# NPR thinks the average American looks like the average Trump supporter

Planet Money and the New York Times’ Ben Casselman teamed up to try to demonstrate that, “Mode, not average, is a better way to find the typical American.” They are wrong.

Here is how they set up the issue:

MALONE: My issue is with this thing that people talk about, the average American. …Who is average, really? …I think people don’t mean average American. I think what they actually mean is, who is the person – if I walk outside into America, who is the person I’m most likely to run into?

JACOB GOLDSTEIN: Yes, the person who there’s more of that person than any other person.

MALONE: That ain’t the average. It’s not the median… If you actually want to figure out what human beings exist outside your door, you need to run the mode.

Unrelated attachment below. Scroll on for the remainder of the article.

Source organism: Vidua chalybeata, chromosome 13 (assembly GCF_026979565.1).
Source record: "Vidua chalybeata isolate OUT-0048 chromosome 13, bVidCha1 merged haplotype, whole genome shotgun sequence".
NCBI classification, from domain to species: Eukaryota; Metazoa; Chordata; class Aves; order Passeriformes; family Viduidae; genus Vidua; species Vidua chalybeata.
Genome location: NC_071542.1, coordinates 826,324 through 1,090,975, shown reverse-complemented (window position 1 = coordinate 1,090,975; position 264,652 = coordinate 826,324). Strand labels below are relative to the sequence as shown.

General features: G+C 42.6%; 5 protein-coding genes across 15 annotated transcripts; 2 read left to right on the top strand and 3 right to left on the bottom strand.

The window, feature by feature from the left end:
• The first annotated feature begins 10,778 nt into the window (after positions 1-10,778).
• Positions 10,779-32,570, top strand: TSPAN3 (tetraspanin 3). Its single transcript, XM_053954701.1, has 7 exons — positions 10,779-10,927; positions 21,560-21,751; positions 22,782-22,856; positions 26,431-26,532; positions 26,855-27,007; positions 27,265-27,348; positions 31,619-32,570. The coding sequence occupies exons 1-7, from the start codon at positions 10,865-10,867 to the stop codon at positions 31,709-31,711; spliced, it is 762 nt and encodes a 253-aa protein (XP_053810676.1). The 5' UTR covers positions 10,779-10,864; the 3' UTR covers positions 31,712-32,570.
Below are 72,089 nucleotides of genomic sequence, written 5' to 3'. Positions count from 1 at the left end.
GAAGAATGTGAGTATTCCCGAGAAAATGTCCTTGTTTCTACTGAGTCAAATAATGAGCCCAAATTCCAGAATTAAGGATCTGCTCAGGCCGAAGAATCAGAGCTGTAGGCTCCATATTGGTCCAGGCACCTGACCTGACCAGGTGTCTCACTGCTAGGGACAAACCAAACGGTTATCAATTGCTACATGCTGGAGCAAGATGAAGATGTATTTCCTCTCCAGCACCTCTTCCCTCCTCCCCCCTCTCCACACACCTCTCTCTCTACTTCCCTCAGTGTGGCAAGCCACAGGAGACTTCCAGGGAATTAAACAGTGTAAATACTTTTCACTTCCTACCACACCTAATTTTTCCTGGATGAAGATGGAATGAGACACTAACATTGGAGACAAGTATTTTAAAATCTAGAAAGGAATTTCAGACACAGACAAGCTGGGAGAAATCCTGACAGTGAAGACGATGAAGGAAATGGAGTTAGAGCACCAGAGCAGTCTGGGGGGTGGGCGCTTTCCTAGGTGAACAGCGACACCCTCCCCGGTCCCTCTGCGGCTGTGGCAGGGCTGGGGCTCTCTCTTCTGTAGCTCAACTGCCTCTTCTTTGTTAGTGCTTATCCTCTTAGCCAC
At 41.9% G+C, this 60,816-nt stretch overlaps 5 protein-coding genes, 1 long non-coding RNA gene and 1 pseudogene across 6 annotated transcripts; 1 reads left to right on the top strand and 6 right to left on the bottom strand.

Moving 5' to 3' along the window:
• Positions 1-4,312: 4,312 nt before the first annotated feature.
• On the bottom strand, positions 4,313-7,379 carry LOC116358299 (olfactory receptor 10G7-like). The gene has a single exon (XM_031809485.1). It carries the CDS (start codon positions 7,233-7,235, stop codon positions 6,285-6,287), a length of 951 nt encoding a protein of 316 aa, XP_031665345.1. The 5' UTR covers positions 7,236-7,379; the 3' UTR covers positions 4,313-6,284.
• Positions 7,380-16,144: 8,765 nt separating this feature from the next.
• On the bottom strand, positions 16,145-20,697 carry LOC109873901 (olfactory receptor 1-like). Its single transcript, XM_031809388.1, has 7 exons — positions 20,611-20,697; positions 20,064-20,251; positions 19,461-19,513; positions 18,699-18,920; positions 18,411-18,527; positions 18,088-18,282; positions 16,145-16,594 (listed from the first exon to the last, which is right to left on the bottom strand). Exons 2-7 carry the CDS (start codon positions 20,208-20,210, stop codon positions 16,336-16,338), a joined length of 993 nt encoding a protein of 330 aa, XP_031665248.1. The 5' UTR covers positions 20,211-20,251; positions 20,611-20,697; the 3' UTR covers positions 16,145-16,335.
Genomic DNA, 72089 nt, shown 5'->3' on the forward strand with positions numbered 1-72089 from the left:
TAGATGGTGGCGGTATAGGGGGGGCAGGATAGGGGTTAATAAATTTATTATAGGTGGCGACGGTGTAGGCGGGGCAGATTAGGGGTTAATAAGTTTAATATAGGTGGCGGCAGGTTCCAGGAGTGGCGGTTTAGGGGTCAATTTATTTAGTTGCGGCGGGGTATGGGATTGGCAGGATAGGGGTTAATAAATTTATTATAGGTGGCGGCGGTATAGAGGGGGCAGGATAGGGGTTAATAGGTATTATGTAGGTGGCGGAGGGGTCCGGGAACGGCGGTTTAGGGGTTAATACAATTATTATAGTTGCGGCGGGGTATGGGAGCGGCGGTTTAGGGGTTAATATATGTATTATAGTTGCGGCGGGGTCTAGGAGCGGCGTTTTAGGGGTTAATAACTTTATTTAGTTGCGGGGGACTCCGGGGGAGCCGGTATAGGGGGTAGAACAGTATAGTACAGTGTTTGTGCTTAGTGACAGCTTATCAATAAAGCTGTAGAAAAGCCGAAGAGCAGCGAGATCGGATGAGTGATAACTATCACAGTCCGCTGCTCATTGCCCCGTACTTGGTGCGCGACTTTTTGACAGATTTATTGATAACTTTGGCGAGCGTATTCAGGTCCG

Instead of demonstrating how useful the mode is, they actually do a pretty good job of demonstrating why nobody uses it: it sucks for describing most data.

What is the mode? It is simply the most common value in a set of data. For example, suppose you have a room full of people and their annual incomes are:

\$1,000; \$1,000; \$30,0000; \$40,000; \$50,000; \$60,000; and \$100 million

The mode is \$1,000 because there are two people with that income and only one person at every other income. The median is the most useful statistic for understanding the central tendency of this group’s income because it is the value in the middle, \$40,000, which is the most central value. The mean is \$14.4 million which is much closer to the one rich outlier than to anyone else, so it is also a poor measure of central tendency for the group.